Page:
Shoreham mum starts petition to keep disabled daughter’s grave ‘beautiful’

Luke Harley, Sheldon Colwell, Cody Presley, Fiona Presley and Elvis Presley at Kelly Colwell's grave
Luke Harley, Sheldon Colwell, Cody Presley, Fiona Presley and Elvis Presley at Kelly Colwell's grave

A bereaved mother has been told she must clear away the lights, flowers and momentos laid by her disabled daughter’s ‘princessy’ grave – which would leave just an empty space.

Fiona Presley buried her 26-year-old daughter Kelly Colwell, who had been brain damaged by epilepsy, in section B of Mill Lane Cemetery in July.

It’s been a year from hell and this is the final straw

Bereaved mother Fiona Presley

Fiona, her four children and her husband Elvis have found comfort in creating a ‘beautiful’ grave for Kelly.

“It’s the only thing we can do for my daughter now,” she said.

Her son Cody, aged 12, leaves tokens like a can of coke, which Kelly loved, or an Argos catalogue, which she would never go anywhere without – ‘silly things, but they help you feel a bit closer’, said Fiona.

But on Friday, June 9, after almost a year, the family were ‘shocked’ to receive a council letter that said the area was for lawn graves only and the kerb area should be removed.

“I don’t see what the issue is,” said Fiona, who lives in Parklands, Shoreham.

“It’s been ok for the last year – what’s the problem now?”

She said the family, who had little time to arrange a plot as Kelly died just two weeks after falling ill with pneumonia, had ‘no idea’ the area was a lawn site.

“I’d never done this before,” the 47-year-old said. “You don’t expect to bury your child.”

Other graves in the section have kerbs or decorations, so Fiona said the family never questioned whether they were permitted.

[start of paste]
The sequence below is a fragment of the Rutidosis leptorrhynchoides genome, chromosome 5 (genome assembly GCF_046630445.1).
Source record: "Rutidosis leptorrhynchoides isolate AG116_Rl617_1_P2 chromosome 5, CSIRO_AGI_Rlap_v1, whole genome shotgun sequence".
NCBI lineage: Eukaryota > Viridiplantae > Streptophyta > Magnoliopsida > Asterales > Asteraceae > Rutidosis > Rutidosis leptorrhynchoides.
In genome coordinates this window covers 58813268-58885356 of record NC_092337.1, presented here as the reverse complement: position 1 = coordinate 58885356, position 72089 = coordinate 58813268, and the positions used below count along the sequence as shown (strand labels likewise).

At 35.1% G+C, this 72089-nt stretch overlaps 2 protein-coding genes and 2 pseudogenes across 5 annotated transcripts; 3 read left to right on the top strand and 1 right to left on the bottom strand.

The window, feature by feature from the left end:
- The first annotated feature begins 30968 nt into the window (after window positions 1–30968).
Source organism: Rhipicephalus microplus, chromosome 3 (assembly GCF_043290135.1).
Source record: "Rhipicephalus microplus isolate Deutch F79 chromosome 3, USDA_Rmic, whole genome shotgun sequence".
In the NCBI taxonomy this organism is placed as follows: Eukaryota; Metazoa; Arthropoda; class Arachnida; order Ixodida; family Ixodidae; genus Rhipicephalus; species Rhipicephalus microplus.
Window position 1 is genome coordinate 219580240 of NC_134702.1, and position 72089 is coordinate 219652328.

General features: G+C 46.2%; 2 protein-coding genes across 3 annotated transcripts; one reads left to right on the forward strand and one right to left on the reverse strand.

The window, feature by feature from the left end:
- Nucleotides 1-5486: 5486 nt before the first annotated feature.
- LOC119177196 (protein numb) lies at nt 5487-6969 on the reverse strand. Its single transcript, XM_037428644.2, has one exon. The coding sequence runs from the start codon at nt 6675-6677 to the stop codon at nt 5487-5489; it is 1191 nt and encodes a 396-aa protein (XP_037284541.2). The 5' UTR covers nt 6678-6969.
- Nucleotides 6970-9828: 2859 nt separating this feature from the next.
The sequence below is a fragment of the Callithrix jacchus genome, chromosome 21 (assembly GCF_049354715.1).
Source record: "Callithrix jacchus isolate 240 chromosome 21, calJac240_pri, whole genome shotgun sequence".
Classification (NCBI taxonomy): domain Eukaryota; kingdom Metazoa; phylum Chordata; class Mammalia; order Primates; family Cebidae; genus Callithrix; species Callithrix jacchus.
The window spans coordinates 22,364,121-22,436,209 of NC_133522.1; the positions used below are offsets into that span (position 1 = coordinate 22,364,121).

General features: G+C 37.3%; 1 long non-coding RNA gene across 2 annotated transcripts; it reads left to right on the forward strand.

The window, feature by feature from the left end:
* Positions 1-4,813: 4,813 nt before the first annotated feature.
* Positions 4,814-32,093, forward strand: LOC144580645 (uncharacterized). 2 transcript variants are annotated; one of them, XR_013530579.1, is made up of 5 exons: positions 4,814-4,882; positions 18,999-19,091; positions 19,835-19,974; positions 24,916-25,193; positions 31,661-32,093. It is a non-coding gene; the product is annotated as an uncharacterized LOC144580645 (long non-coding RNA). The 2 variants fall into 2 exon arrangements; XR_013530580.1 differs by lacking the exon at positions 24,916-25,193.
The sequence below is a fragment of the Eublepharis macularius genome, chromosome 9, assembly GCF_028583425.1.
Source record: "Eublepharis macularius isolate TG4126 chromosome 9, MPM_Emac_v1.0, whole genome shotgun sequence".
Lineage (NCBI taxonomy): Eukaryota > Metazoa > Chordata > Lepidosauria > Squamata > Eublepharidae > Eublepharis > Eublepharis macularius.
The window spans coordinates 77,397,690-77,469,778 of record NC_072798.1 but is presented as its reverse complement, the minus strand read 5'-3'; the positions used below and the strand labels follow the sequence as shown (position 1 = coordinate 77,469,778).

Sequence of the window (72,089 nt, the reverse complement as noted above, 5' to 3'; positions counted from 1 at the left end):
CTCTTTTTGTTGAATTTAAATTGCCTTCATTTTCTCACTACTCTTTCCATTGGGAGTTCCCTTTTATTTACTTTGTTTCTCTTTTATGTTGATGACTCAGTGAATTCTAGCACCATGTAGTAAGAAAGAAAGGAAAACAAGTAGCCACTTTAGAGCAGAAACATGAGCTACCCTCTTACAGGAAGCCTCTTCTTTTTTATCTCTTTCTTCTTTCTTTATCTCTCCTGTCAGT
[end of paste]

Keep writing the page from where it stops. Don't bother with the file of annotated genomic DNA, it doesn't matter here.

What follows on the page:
The situation has caused great stress for Fiona, who was diagnosed with breast cancer just weeks after losing her daughter and has recently undergone chemotherapy.

“It’s been a year from hell and this is the final straw,” she said.

Fiona has started a petition calling on the council to reverse the decision to make the area a lawn section, which reached almost 400 signatures after less than 24 hours and now has more than 600.

“I wasn’t expecting that,” she said.

Earlier this year, the Herald reported that a bereaved grandmother had been refused permission to put a kerb on her husband’s grave, also in section B of the cemetery.

A spokesperson from Adur District Council said: “We understand how sensitive this issue is and our sympathies are, of course, with the families concerned.”

Section B of the cemetery is designated as a lawn grave section and for the last 16 years nothing other than traditional headstones have been approved in the area ‘to preserve the feel and tone of a traditional lawn grave cemetery’, according to the spokesperson.

Funeral Directors are aware of this and it is ‘clearly conveyed’ in the cemetery’s rules and regulations, added the spokesperson.

There are 314 graves in the section and maintenance of the lawn grave section can be difficult if uniformity is not observed, the spokesperson said.

“We periodically write to those families who have placed temporary memorials without permission asking them to remove them but, we try to do so in a respectful and tactful way.

“We clearly apologise for any upset caused in this process,” the spokesperson said, adding that other sections in the cemetery do allow for memorials other than headstones.